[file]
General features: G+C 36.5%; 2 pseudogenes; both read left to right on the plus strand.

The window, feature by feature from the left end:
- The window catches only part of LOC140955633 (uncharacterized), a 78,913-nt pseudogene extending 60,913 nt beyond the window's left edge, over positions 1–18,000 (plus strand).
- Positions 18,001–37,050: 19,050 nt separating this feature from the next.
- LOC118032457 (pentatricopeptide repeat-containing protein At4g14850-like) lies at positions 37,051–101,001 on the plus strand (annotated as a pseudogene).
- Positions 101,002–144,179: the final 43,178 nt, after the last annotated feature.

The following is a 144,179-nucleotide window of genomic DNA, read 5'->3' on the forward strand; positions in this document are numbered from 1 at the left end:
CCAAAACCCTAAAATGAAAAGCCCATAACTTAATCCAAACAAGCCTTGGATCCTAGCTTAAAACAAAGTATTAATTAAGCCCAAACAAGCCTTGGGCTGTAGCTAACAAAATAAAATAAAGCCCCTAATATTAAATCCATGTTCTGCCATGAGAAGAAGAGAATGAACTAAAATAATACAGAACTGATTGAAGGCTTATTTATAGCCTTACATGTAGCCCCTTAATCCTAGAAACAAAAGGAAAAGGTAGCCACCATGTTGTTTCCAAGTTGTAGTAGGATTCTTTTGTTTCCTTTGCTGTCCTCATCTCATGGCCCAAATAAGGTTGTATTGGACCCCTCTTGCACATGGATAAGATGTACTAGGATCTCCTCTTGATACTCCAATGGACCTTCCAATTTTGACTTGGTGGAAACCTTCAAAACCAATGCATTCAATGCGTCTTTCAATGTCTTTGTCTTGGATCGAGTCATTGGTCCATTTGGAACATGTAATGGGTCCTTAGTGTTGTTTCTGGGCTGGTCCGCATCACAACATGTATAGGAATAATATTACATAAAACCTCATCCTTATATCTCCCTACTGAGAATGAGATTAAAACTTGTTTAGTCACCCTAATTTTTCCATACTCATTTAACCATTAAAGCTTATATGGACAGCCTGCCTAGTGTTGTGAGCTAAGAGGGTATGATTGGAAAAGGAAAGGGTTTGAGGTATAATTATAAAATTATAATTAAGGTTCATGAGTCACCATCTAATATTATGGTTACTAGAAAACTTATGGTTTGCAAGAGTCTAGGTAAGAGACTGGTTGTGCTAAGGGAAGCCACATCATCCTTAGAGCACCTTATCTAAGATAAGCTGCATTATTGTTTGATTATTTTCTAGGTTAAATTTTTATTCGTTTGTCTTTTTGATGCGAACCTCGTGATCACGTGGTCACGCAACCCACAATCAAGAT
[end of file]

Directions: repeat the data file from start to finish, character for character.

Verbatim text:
General features: G+C 36.5%; 2 pseudogenes; both read left to right on the plus strand.

The window, feature by feature from the left end:
- The window catches only part of LOC140955633 (uncharacterized), a 78,913-nt pseudogene extending 60,913 nt beyond the window's left edge, over positions 1–18,000 (plus strand).
- Positions 18,001–37,050: 19,050 nt separating this feature from the next.
- LOC118032457 (pentatricopeptide repeat-containing protein At4g14850-like) lies at positions 37,051–101,001 on the plus strand (annotated as a pseudogene).
- Positions 101,002–144,179: the final 43,178 nt, after the last annotated feature.

The following is a 144,179-nucleotide window of genomic DNA, read 5'->3' on the forward strand; positions in this document are numbered from 1 at the left end:
CCAAAACCCTAAAATGAAAAGCCCATAACTTAATCCAAACAAGCCTTGGATCCTAGCTTAAAACAAAGTATTAATTAAGCCCAAACAAGCCTTGGGCTGTAGCTAACAAAATAAAATAAAGCCCCTAATATTAAATCCATGTTCTGCCATGAGAAGAAGAGAATGAACTAAAATAATACAGAACTGATTGAAGGCTTATTTATAGCCTTACATGTAGCCCCTTAATCCTAGAAACAAAAGGAAAAGGTAGCCACCATGTTGTTTCCAAGTTGTAGTAGGATTCTTTTGTTTCCTTTGCTGTCCTCATCTCATGGCCCAAATAAGGTTGTATTGGACCCCTCTTGCACATGGATAAGATGTACTAGGATCTCCTCTTGATACTCCAATGGACCTTCCAATTTTGACTTGGTGGAAACCTTCAAAACCAATGCATTCAATGCGTCTTTCAATGTCTTTGTCTTGGATCGAGTCATTGGTCCATTTGGAACATGTAATGGGTCCTTAGTGTTGTTTCTGGGCTGGTCCGCATCACAACATGTATAGGAATAATATTACATAAAACCTCATCCTTATATCTCCCTACTGAGAATGAGATTAAAACTTGTTTAGTCACCCTAATTTTTCCATACTCATTTAACCATTAAAGCTTATATGGACAGCCTGCCTAGTGTTGTGAGCTAAGAGGGTATGATTGGAAAAGGAAAGGGTTTGAGGTATAATTATAAAATTATAATTAAGGTTCATGAGTCACCATCTAATATTATGGTTACTAGAAAACTTATGGTTTGCAAGAGTCTAGGTAAGAGACTGGTTGTGCTAAGGGAAGCCACATCATCCTTAGAGCACCTTATCTAAGATAAGCTGCATTATTGTTTGATTATTTTCTAGGTTAAATTTTTATTCGTTTGTCTTTTTGATGCGAACCTCGTGATCACGTGGTCACGCAACCCACAATCAAGAT